Clue is a movie about 6 guests, a butler, and a maid, who are all involved in the murders of 6 people. The guests all meet at Hill House, where you learn that Professor Plum works in D.C., where everyone else lives. Colonel Mustard is a client of Miss Scarlet, who is the ex-employer of Yvette, the maid, who had an affair with the husband of Mrs. White, etc. When Mr. Boddy, who is blackmailing each guest, gives the guests each a weapon, he tells them they should kill Wadsworth, the butler, to avoid being exposed. With Mrs. Peacock's craziness, and Mr. Green's clumsiness, the whole group finds themselves tangled in a web of murder, lies, and hilarity. Written by
In the credits at the end of the movie, where Clue game cards show pictures of the characters, only three correctly match the character with the weapon they initially received in their gift boxes: Mrs. Peacock is shown with the dagger (which she used to kill the Cook in Endings #2 and #3), Mrs. White is shown with the rope (which she used to kill Yvette in Ending #3), and Mr. Green is shown with the lead pipe (which was used to kill the Cop, but not by Mr. Green). Professor Plum is also shown with the rope, though he never used it during the course of the film or in any of the endings. Miss Scarlet is shown with the revolver, which she did use to kill the Singing Telegram Girl in Ending #1. Colonel Mustard, Wadsworth, Yvette, and Mr. Boddy are not pictured with weapons on their cards. Additionally, the candlestick and wrench are not shown on any of the cards. See more »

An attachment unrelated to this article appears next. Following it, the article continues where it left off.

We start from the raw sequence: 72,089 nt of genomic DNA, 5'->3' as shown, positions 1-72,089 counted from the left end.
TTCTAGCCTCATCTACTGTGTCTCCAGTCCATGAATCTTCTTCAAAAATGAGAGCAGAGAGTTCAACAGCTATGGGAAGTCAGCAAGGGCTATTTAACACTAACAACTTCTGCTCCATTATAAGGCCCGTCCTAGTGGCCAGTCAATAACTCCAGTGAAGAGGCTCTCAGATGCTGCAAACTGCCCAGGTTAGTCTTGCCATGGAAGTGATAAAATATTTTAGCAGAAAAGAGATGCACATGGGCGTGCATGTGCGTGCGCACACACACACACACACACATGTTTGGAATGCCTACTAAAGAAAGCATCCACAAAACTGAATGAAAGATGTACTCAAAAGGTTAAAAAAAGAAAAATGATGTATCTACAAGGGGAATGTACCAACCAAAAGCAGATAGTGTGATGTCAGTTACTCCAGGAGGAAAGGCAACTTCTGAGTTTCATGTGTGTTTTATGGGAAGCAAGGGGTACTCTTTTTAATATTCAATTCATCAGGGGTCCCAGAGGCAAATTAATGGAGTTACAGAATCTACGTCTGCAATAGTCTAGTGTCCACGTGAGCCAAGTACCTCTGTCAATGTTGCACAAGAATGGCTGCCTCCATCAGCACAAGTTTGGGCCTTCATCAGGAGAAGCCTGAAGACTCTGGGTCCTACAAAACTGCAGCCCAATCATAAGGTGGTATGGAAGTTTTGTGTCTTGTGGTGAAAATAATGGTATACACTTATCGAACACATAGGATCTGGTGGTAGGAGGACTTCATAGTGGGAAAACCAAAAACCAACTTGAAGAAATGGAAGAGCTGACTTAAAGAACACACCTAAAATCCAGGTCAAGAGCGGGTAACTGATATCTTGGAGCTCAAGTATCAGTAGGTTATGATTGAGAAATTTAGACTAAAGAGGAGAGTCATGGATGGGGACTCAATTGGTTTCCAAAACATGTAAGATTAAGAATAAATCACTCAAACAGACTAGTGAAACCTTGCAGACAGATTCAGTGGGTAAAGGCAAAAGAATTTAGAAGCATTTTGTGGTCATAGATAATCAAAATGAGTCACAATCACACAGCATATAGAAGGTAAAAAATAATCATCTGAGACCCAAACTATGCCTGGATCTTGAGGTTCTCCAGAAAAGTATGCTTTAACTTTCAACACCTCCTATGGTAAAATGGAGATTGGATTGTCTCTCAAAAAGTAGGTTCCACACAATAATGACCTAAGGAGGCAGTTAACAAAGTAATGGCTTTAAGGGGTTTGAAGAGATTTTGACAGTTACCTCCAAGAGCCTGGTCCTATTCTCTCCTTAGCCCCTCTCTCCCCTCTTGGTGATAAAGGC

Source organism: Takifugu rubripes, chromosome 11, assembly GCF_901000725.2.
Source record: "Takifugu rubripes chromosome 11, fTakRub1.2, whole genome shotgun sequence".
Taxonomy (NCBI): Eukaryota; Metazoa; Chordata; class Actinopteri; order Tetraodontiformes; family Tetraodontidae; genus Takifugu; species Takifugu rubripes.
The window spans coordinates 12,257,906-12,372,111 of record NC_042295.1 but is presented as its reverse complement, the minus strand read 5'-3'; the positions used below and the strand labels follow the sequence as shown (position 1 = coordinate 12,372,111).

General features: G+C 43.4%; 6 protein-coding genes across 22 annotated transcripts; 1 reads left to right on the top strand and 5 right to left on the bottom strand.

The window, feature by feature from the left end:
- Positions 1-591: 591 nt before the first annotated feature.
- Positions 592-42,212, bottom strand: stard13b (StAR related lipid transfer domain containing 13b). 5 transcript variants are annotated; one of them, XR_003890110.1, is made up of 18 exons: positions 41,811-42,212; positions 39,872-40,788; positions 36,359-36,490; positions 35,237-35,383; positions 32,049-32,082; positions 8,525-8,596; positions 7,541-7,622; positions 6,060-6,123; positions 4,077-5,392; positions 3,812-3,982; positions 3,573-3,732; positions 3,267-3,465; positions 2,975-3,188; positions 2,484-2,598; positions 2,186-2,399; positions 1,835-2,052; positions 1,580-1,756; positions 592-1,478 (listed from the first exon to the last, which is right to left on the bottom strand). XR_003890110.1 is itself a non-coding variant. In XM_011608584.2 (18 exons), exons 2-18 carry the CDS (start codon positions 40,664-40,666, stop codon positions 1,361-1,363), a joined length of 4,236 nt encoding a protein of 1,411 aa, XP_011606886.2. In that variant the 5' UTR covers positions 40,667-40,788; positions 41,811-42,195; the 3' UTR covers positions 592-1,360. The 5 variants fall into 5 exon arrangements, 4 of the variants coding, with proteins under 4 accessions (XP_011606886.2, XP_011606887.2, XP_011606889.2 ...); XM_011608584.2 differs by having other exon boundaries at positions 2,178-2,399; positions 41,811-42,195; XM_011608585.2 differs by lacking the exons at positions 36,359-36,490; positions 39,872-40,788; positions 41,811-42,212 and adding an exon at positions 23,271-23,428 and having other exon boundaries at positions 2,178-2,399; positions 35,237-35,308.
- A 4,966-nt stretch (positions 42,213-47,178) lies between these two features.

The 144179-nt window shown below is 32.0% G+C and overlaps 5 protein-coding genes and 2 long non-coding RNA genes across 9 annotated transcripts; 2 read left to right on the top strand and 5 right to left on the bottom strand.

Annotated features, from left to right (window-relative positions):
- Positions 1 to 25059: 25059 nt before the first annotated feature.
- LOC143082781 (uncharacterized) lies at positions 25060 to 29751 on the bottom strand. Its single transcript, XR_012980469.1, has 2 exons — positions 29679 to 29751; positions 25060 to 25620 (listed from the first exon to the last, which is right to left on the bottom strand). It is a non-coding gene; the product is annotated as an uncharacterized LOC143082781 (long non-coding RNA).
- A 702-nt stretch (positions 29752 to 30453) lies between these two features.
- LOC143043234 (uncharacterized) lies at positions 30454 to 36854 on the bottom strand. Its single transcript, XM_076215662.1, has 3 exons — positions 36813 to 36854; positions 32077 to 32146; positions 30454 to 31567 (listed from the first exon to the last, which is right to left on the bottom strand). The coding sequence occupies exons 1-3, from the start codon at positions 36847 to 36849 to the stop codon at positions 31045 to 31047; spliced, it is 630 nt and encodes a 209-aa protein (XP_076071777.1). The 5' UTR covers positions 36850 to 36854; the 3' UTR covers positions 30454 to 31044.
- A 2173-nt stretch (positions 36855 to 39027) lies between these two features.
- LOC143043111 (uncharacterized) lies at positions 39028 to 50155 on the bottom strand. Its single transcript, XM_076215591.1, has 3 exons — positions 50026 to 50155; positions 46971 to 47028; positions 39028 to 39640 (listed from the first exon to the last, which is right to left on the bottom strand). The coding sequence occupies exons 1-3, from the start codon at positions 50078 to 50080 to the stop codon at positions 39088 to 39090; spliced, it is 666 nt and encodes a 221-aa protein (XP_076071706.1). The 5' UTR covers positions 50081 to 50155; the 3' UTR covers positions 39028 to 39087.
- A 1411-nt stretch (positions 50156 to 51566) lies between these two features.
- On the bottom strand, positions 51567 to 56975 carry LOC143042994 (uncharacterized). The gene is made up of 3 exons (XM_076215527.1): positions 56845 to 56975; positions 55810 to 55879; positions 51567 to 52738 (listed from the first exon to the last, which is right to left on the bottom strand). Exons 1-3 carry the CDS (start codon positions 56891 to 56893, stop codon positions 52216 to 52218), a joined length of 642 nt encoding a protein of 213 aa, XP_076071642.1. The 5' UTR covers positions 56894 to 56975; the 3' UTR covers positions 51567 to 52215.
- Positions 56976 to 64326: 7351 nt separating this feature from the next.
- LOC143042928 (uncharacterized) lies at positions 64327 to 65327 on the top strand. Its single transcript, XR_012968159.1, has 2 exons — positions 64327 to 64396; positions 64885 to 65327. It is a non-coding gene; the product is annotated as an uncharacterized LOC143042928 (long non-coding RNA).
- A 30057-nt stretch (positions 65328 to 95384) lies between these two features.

In the first ending, the flashback of Mrs. Peacock screaming about the poisoned brandy shows her shaking the glass violently and throwing it to the ground. In reality, all she did was drop the glass and start screaming. See more »
Like Clockwise, this is just a movie I've always found very funny. Superbly casting some superlative film talents into the board game roles of Colonel Mustard et al, this throws the greatest over-actor of them all in as the butler and lets rip. The murders start to pile up, getting sillier and sillier (three cheers for the Singing Telegram Girl!) The pace picks up, so that about half an hour before the end the butler starts to exposit and virtually never stops. Oh, and there are three endings, just for good measure. And the last line is an all-time classic.
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